Phoropter TestSeeing an optometrist every year is a simple yet important step you can take to prevent vision loss from diseases. Yet with an estimated 61 million adults in the United States at high risk for vision loss, only half of them visited the eye doctor within the past twelve months.

Even if you do not believe that you currently need corrective lenses or that your current prescription is adequate, it is still necessary to see your optometrist annually for a routine eye exam. And the benefits from these checkups extend beyond that of eye care and vision correction.

During the exam, your optometrist may perform a dilated eye test, depending on your age and health. This allows them to detect glaucoma and other eye conditions, plus chronic conditions such as high blood pressure, high cholesterol, cancer, and diabetes. Early detection results in a better prognosis for the patient and is likely to reduce incurred costs.

If you begin having problems with your eyesight, don’t wait until your next visit to mention it – make an appointment with your optometrist as soon as possible. Decreased vision, double vision, eye pain, “floaters”, and other vision problems can be an indication of a much larger issue (or even a detached retina… ouch!).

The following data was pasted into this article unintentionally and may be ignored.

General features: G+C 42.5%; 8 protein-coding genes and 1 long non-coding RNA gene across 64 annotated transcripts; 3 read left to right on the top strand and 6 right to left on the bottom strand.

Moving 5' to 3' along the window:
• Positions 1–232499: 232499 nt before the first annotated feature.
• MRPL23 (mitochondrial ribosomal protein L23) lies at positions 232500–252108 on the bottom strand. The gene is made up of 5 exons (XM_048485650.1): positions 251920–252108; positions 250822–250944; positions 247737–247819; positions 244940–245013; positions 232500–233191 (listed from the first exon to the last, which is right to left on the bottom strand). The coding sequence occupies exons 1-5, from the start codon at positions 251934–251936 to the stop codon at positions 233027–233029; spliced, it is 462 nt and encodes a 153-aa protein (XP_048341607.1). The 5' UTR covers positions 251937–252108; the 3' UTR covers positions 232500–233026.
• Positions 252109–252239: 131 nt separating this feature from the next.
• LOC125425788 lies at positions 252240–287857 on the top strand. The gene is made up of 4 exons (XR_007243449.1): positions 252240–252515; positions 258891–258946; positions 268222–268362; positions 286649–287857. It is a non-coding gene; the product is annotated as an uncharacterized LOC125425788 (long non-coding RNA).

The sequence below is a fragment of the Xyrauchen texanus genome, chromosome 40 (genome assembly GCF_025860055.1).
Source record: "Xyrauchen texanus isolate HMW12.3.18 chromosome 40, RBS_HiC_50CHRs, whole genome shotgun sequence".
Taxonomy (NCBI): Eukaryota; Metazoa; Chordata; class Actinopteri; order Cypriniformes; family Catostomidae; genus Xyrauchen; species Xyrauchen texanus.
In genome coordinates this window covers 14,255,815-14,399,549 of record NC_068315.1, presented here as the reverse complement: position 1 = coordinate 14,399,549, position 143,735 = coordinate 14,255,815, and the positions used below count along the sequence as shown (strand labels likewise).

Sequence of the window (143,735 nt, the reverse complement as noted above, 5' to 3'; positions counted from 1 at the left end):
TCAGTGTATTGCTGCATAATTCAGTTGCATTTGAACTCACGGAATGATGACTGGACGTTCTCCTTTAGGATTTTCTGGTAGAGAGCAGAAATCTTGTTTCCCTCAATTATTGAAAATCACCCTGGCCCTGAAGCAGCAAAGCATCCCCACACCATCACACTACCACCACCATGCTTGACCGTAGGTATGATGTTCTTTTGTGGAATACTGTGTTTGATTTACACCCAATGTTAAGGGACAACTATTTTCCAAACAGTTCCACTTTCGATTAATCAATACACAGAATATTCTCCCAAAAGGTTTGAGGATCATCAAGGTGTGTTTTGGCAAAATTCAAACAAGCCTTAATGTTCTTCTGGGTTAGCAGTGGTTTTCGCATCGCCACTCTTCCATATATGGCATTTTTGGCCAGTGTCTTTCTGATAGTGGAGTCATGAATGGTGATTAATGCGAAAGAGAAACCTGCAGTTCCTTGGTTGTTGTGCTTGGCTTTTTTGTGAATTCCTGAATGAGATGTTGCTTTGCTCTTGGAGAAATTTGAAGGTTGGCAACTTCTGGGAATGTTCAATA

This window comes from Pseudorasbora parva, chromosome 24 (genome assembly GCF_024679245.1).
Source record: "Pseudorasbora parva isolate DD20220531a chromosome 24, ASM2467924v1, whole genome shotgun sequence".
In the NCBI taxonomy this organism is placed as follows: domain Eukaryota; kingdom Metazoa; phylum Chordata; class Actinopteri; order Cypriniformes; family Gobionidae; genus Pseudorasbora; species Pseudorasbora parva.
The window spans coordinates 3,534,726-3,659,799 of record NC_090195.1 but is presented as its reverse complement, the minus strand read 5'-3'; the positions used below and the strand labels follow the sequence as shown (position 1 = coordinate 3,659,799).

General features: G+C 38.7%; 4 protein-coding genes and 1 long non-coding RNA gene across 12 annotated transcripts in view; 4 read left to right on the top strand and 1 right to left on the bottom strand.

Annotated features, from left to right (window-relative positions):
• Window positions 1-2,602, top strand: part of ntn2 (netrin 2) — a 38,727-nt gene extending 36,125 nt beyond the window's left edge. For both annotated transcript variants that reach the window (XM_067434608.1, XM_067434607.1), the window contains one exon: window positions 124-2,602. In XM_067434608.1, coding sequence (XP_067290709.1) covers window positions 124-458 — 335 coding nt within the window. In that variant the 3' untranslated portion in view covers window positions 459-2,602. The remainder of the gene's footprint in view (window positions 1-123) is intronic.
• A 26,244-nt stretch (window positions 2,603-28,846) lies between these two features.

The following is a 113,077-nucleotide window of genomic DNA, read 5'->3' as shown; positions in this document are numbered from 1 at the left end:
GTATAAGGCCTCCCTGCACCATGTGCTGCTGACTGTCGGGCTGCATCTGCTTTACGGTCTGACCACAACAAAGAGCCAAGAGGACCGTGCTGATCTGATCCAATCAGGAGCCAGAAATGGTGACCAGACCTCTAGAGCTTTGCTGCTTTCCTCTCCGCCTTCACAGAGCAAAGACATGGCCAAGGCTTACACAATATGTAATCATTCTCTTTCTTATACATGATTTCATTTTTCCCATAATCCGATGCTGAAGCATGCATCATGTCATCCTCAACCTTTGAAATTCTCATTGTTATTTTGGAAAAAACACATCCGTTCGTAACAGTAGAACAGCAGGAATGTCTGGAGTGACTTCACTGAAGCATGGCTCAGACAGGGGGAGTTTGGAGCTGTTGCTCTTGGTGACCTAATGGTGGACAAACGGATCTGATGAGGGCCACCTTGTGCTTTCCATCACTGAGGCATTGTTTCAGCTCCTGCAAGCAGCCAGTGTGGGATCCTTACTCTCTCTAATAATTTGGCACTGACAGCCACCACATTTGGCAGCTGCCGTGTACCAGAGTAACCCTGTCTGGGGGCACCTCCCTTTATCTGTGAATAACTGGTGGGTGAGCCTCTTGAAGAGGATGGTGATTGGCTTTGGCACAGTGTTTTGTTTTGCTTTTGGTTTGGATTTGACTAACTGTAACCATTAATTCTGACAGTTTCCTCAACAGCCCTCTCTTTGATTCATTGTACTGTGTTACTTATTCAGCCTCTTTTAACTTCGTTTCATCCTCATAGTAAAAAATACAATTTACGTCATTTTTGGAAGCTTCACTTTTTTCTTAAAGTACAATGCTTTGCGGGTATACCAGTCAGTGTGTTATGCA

Lastly, if you have kids, make sure they get yearly exams, too. Good vision helps children succeed in the classroom and at sports and other activities.

Keeping Your Eyes on Health — Decreased vision is part of aging, but there are ways to help keep your eyes healthy:

  • Eat healthy. Nutrients such as omega-3 fatty acids can help ward off age-related vision problems.
  • Quit smoking. It increases the chance of cataracts and can damage your optic nerve.
  • Look away from the computer screen. Every 20 minutes or so, look at something around 20 feet away for about 20 seconds.
  • Maintain a healthy weight. An active lifestyle reduces your glaucoma risk.
  • Wear sunglasses when outdoors in the daylight. Sunglasses should block 100 percent of UV rays.
  • Use safety eye wear. If you use hazardous or airborne materials, wear safety goggles or glasses.